Sabzar Ahmad: The Enemy of my Enemy

Sabzar Ahmad BhatThe situation in Kashmir is one of history’s greatest human rights tragedies, only made worse because it is virtually ignored by the world. What has since long been a case of occupiers ignoring the wishes of the people to decide their own fate has turned into the world’s first mass blinding. Now things have escalated even further as Indian officials are defending using innocent Kashmiris as human shield, and Indian Army Chief is terming it a ‘dirty war‘ and begging to kill more Kashmiris. Finally, Pakistan’s historical position of extending moral and diplomatic support to the people of Kashmir is vindicated. However, it appears that once again our correct moral position is being used to extend support to another strategic blunder.

While the official line is that we are only providing moral and diplomatic support, the worst kept secret in the world is that powerful quarters also provide technical and logistic support to Kashmiri freedom fighters. This has been the official-unofficial policy since lashkar were first launched in 1947 in our failed attempt to secure Kashmir during partition. Groups like LeT hand Hizbul Mujahideen have always been considered as friends because of their ‘pro-Pakistan’ ideologies. The plan has always been that these groups would wrest Kashmir from Hindu India and hand it over to Islamic Pakistan. With India’s increased abuses, the time seems ripe for our strategy to finally succeed. As usual, though, things are never so simple, and now it appears that ‘the enemy of my enemy’ may not be as friendly as we expected.

Deep seated problems began to appear on the surface recently when Hizbul commander Zakir Musa openly called on mujahideen to drop the pretense of joining Pakistan and to fight to establish Khalifat in Kashmir. This caused a split in Hizbul, who distanced themselves from Zakir’s statement particularly his criticism of Hurriyat leadership. This rift was followed by the killing of Hizbul commander Sabzar Ahmad and there is some chatter that Sabzar was sold out by Zakir to advance his cause, there is also growing evidence that the mujahideen have moved past pro-Pakistan ideology.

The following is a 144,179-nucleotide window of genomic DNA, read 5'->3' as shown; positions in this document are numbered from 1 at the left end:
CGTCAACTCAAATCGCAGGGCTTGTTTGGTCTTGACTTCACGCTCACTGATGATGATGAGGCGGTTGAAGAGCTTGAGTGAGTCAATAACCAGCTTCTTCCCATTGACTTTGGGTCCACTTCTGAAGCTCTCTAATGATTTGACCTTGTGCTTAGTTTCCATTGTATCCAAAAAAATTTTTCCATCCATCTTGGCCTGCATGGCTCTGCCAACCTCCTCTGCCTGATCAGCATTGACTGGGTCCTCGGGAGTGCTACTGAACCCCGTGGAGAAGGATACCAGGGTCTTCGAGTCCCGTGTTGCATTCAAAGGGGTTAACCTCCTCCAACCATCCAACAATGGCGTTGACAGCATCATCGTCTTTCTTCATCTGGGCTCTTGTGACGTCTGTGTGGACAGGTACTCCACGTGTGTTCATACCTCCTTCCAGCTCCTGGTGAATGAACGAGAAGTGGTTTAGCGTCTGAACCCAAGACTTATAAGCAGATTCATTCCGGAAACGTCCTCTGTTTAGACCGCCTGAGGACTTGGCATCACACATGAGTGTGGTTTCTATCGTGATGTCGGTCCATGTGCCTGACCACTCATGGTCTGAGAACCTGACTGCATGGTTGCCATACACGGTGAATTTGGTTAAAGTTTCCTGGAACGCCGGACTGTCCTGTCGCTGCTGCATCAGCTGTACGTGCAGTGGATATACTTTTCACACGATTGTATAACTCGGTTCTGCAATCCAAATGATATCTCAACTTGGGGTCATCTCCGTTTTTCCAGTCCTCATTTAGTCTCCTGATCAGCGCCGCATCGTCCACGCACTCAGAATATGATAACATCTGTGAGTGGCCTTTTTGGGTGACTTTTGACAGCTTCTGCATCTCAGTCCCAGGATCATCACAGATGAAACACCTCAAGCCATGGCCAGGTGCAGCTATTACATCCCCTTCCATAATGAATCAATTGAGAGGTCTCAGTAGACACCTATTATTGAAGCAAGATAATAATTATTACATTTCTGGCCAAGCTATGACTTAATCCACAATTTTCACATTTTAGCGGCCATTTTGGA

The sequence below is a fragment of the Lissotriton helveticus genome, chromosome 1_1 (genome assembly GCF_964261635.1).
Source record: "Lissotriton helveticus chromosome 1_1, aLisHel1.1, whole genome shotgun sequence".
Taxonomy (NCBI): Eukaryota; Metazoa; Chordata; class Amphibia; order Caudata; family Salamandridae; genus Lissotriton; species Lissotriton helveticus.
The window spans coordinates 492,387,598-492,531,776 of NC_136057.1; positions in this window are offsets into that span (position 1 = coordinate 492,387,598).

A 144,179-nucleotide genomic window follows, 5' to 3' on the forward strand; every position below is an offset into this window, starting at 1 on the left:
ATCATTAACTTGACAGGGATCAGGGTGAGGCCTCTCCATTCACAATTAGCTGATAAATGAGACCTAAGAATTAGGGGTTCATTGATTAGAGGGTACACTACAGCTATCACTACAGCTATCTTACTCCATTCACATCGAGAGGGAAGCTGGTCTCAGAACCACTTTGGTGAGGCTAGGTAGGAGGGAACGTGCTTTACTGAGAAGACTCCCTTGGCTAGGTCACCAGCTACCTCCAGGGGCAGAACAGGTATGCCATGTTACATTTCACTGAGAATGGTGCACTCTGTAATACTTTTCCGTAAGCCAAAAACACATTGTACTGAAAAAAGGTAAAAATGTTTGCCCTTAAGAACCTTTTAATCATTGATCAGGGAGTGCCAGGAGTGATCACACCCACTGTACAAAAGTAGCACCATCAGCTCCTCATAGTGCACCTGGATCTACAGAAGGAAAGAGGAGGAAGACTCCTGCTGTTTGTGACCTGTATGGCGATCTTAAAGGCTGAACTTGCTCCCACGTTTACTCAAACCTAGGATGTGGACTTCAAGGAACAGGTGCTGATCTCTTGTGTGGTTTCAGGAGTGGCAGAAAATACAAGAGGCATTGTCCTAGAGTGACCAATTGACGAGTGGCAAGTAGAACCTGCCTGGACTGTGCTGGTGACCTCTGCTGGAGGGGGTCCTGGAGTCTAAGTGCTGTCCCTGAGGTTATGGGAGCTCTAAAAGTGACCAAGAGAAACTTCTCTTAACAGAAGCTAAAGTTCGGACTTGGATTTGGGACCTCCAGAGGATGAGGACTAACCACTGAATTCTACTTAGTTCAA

Editorial in The News about Sabzar Ahmad’s killing even mentions the problem:

It is certainly true that Bhat was more rigid than Wani and that his uncompromising nature led him to threaten Hurriyat leaders. His style of leadership led top Hizbul Mujahideen commander Zakir Musa quit the group two weeks ago over what he called “ideological differences”.

While we are supporting Kashmir mujahideen, we are expecting them to support us also because ‘enemy of my enemy is my friend’. This is a common party of our security strategy that has always come back to hurt us. Whether it was USA or Afghan Taliban, we have expected that if we support someone they will always support us also. Different groups have their own plans, though, and very often those who we are using are actually using us also.